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The mylohyoid muscle is a part of a group of neck muscles from the suprahyoid group. It is one of the four extrinsic (remote) muscles, which control the tongue.

The right and left side of the mylohyoid muscle, similar to a sling, support the tongue. Each is attached to the mylohyoid line on the inner surface of the mandible (lower jawbone) and the hyoid bone, which is located in the middle of the neck, under the chin. The two mylohyoid muscles also connect from their respective sides to the mylohyoid raphe, a seam-like area located in the middle of the underside of the lower jaw.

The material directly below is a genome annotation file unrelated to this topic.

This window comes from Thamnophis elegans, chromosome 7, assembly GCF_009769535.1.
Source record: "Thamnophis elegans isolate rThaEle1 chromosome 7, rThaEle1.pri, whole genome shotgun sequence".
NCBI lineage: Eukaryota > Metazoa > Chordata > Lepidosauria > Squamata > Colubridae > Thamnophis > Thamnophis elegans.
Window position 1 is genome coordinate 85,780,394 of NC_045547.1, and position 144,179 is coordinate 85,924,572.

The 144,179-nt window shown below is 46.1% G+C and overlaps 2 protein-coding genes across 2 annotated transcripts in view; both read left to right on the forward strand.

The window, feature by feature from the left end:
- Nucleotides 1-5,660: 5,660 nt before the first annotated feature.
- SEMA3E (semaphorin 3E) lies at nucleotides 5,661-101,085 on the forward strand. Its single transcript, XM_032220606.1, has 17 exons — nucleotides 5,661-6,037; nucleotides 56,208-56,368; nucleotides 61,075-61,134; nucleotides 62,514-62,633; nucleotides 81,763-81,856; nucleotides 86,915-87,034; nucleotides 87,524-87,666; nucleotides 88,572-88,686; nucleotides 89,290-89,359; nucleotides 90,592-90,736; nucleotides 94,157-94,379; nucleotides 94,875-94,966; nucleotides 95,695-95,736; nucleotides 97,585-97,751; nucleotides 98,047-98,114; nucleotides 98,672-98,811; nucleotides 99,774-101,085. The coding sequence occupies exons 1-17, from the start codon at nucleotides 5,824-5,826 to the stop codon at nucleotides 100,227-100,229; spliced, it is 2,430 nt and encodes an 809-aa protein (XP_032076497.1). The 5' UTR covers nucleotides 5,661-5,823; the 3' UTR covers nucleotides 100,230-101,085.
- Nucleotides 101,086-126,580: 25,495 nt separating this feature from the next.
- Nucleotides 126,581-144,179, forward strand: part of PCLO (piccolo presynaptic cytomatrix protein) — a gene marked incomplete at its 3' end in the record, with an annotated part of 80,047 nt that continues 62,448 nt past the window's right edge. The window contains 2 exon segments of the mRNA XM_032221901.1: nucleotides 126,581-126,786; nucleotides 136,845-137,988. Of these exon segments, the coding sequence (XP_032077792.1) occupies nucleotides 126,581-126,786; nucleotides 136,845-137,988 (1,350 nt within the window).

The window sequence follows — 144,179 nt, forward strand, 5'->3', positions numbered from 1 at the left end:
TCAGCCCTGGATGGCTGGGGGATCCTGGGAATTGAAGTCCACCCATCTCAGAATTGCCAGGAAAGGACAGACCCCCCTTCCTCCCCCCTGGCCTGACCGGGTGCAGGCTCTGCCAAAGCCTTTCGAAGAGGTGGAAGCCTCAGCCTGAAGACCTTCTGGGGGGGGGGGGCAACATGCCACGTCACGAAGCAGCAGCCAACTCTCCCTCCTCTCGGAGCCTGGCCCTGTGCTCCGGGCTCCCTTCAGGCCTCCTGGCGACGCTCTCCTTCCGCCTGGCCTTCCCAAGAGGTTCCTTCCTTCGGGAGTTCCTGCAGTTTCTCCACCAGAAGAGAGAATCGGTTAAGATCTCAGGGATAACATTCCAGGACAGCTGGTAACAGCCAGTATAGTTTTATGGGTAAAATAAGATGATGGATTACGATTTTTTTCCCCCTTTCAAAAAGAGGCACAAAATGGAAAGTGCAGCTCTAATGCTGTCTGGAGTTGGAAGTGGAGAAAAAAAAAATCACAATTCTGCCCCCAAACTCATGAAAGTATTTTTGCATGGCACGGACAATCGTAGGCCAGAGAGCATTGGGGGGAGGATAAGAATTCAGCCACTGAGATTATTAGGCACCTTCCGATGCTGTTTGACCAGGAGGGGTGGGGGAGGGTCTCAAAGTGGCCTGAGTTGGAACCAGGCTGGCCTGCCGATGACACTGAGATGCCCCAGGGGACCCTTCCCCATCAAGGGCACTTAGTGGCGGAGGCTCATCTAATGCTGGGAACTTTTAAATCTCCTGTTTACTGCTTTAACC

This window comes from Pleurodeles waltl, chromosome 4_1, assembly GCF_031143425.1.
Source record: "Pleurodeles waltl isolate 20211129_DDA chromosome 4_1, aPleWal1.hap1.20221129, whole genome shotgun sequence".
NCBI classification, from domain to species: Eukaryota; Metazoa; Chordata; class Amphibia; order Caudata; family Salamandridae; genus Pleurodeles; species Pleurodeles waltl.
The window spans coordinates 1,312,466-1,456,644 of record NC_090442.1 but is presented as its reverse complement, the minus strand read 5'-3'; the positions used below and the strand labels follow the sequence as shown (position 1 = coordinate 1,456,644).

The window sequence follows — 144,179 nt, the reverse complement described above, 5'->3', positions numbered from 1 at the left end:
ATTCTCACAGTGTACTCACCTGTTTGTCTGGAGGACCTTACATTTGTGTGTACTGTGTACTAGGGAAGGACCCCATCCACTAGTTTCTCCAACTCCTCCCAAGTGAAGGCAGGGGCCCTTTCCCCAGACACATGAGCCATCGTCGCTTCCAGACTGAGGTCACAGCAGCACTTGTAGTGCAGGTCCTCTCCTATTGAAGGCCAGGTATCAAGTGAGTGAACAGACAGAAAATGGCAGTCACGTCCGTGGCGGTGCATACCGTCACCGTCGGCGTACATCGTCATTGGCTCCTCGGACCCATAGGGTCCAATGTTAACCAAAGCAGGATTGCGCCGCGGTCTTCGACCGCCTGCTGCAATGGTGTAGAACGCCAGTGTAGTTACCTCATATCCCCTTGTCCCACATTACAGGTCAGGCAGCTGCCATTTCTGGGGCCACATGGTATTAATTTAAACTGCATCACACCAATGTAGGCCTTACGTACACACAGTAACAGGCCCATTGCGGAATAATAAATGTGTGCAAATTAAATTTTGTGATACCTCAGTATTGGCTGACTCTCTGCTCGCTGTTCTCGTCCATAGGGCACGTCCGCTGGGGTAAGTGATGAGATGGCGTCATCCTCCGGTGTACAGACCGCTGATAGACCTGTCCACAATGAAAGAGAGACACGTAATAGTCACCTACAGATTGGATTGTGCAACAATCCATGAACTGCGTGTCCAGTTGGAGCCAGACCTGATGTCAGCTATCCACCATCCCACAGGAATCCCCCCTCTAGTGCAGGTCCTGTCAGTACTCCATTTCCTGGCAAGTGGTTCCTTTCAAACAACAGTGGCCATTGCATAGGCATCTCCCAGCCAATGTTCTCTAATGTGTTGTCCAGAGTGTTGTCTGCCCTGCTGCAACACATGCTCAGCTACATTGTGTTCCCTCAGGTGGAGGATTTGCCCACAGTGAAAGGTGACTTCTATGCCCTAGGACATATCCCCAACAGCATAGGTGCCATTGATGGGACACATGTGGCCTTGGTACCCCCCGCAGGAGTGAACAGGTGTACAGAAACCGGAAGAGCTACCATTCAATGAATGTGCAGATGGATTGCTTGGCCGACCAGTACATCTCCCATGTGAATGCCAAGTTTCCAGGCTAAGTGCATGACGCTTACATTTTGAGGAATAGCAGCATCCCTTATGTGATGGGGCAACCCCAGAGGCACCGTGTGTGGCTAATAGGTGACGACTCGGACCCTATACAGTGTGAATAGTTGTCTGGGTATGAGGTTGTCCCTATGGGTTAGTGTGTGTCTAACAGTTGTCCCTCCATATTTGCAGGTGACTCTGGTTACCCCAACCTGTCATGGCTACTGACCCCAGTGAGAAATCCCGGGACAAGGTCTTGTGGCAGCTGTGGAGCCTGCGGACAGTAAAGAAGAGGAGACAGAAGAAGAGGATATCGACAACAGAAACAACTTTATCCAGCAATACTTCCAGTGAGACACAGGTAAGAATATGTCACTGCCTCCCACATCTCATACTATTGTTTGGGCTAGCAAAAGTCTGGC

The mylohyoid muscle works to perform three separate functions. It depresses the mandible, raises the floor of the mouth during the beginning of deglutition (swallowing), and it elevates the hyoid bone. This last process controls the part of the tongue that makes velar consonants — such as the “g” in “good” and the “k” in “king” — and vowels.

This muscle is supplied by the mylohyoid nerve, a branch of the mandibular nerve.

Written and medically reviewed by the Healthline Editorial Team
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In Depth: Mylohyoid

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